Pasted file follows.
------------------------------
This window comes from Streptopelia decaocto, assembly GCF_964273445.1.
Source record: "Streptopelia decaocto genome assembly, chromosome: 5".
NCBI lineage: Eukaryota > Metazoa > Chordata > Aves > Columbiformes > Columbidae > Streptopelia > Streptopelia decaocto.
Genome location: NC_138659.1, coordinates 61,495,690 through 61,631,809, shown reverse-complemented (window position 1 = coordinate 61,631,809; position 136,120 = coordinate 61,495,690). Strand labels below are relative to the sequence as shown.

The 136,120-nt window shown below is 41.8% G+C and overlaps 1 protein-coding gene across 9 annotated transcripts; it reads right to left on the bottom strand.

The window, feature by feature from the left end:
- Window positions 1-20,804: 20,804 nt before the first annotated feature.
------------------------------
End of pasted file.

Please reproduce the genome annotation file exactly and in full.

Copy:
This window comes from Streptopelia decaocto, assembly GCF_964273445.1.
Source record: "Streptopelia decaocto genome assembly, chromosome: 5".
NCBI lineage: Eukaryota > Metazoa > Chordata > Aves > Columbiformes > Columbidae > Streptopelia > Streptopelia decaocto.
Genome location: NC_138659.1, coordinates 61,495,690 through 61,631,809, shown reverse-complemented (window position 1 = coordinate 61,631,809; position 136,120 = coordinate 61,495,690). Strand labels below are relative to the sequence as shown.

The 136,120-nt window shown below is 41.8% G+C and overlaps 1 protein-coding gene across 9 annotated transcripts; it reads right to left on the bottom strand.

The window, feature by feature from the left end:
- Window positions 1-20,804: 20,804 nt before the first annotated feature.